Friday/ what happened to Jamal Khashoggi?

‘The Greatest Stories from the Arabian Nights’: a childhood book that I have vivid memories of. Saudi society is difficult for outsiders to comprehend to this day. Saudi Arabia invaded Yemen in 2015 (with a coalition of other Arab states). The war has brought terrible suffering to Yemeni civilians (mass starvation), and is on-going. Osama bin Laden was a member of a wealthy Saudi family until 1994. And 15 of the 19 attackers on 9/11 in 2001, were Saudi Arabian nationals.

Washington Post journalist Jamal Khashoggi (59) entered the Saudi Consulate in Istanbul on Oct 2, to obtain documents necessary to marry his Turkish fiancée, Hatice Cengiz.  He was not seen again after that.

Turkish authorities believed he was killed in the Consulate that same day. (He had often been critical of the Saudi government).

Was the killing ordered by someone in the Saudi government?
Will there be a ‘thorough, transparent, and timely investigation’ as promised by Saudi officials to US Secretary of State Mike Pompeo?
Will there be ‘severe consequences’, as promised by President Trump?

The world is watching.

Thursday/ early voting has started

Early voting for the all-important Nov 6 midterm elections has started in many places. Some districts report that three times as many early voters have shown up so far, compared to the  2014 midterm elections.

That sounds good for the Democrats .. but in other places, Republican governors and their administrators are engaging in aggressive efforts to purge voter roles (remove voters that say, have not voted recently).  Let’s give a special shout-out to the United States Supreme Court with its recent 5-4 ruling in Hustad v. A. Philip Randolph Institute, that has enabled all of this.

In spite of all of this, I dearly hope that there is still going to be a Blue Wave that will put a brake on the destruction of our democracy, wrought by the Trump Administration.

Monday/ ‘better for the American people’

A landmark report from the United Nations’ scientific panel on climate change, is pointing to worsening food shortages and wildfires, and a mass die-off of coral reefs as soon as 2040.   There is also the set of  global goals for sustainable development, shown below.  (A sample: donate what you do not use | do not waste food, or water | vaccinate yourself & your family | call out sexist or racist language or behavior | recycle | bike, walk or use public transportation | plant a tree | avoid using plastic bags).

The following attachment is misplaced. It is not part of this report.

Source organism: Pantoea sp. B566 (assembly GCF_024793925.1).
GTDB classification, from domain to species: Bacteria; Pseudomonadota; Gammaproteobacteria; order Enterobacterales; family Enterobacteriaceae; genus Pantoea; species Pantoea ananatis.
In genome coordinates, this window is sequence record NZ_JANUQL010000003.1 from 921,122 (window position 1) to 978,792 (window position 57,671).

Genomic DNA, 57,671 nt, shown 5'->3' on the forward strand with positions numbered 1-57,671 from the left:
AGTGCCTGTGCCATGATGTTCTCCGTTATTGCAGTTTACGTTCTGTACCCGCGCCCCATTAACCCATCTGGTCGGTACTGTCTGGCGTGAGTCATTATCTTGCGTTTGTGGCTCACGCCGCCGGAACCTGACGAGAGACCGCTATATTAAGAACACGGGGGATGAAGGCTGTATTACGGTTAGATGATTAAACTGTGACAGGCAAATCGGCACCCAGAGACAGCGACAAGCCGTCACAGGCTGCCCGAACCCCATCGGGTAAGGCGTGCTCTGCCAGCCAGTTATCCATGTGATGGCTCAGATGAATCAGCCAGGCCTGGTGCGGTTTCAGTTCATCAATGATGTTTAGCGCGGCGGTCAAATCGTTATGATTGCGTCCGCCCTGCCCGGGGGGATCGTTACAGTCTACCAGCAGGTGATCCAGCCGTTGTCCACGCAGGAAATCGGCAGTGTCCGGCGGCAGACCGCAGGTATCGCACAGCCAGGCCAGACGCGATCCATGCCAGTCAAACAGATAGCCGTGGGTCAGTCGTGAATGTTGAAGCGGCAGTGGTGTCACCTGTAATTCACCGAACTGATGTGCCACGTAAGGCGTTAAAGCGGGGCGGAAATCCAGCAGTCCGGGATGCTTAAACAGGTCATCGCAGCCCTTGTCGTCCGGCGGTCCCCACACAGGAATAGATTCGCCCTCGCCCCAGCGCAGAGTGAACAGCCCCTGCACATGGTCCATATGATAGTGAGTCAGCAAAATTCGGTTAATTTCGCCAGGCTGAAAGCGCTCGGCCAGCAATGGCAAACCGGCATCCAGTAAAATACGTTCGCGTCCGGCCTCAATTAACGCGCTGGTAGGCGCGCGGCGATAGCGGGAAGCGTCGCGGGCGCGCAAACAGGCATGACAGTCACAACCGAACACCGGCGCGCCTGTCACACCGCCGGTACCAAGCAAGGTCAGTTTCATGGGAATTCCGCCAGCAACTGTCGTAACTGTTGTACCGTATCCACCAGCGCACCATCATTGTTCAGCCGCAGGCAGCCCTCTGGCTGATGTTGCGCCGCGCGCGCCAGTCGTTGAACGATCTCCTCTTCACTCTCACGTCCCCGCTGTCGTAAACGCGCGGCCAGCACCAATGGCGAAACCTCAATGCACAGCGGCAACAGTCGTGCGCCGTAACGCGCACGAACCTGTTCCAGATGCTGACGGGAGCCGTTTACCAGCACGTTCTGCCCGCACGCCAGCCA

So we can all contribute, but powerful governments and corporations can have the biggest impact. The United States Federal Government with Trump at the helm is of course absolutely no help at all* (we will hopefully start to correct that in November, and get them out altogether in 2020). In the meantime, at least some State governments and cities are stepping up and the right thing.

*The State Dept: ‘We reiterate that the United States intends to withdraw from the Paris agreement at the earliest opportunity absent the identification of terms that are better for the American people’.  Really. ‘The American people’ .. they are not humans? And pray what planet will they live on in 2040? We will all be on Mars?


Friday/ the US Supreme Court: about to take a hit

After another week of national gnashing of the teeth, pulling of the hair and a fake FBI investigation, Senate Republicans are on now the brink of putting Judge Kavanaugh on the US Supreme Court, to join Clarence Thomas.

Trump’s nominee is opposed by 47% of the citizenry (41% in favor), by thousands of law professors, by a church council representing 40 million, by the American Civil Liberties Union, by the President of the Bar Association, by his own Yale Law School, by retired Justice Stevens, and by Human Rights Watch. The nomination is in violation of Title 18 U.S. Code § 1001 & 1621. This is a democracy at work?

It’s official. [From the New York Times homepage, Saturday]. The consequences of this confirmation will likely reverberate a long time in American politics. Writes David Faris in The Week: ‘The combination of bad faith and procedural manipulation by Senate Majority Leader Mitch McConnell (R-Ky.) and his allies during this process is unlikely to ever be forgotten by any Democrat currently breathing air as a sentient adult’.

Sunday/ Vote ‘Em Out

So with September out the back door, it’s now only October between us and the important Nov 6. midterm elections here in the United States.

I see Beto O’Rourke (Democrat) had country music icon Willie Nelson (85) perform at one of his campaign rallies.  This is in deep-red Texas, to beat out sitting Senator Ted Cruz.  Nelson sang a ditty called Vote ‘Em Out.

Hopefully, scores of more young people have realized these last two years that they have to exercise their power at the ballot box.  In 2016, Hillary Clinton got 65 million votes and Donald Trump 62 million.  Another 100 million eligible voters in the country did not vote. Oy.

Headline & picture from a report on the news analysis site

Thursday/ spare us your indignation

Kavanaugh in his emotional 50 minute opening address: ‘.. the Democrats will reap the whirlwind for decades to come’. Stephen Colbert (on the Late Show) to Kavanaugh (pointing with his finger at the camera): ‘Spare us your indignation, sir. This IS the whirlwind – and President Trump & the Republicans are responsible for it’.

There were fireworks and high drama at the Kavanaugh hearings today.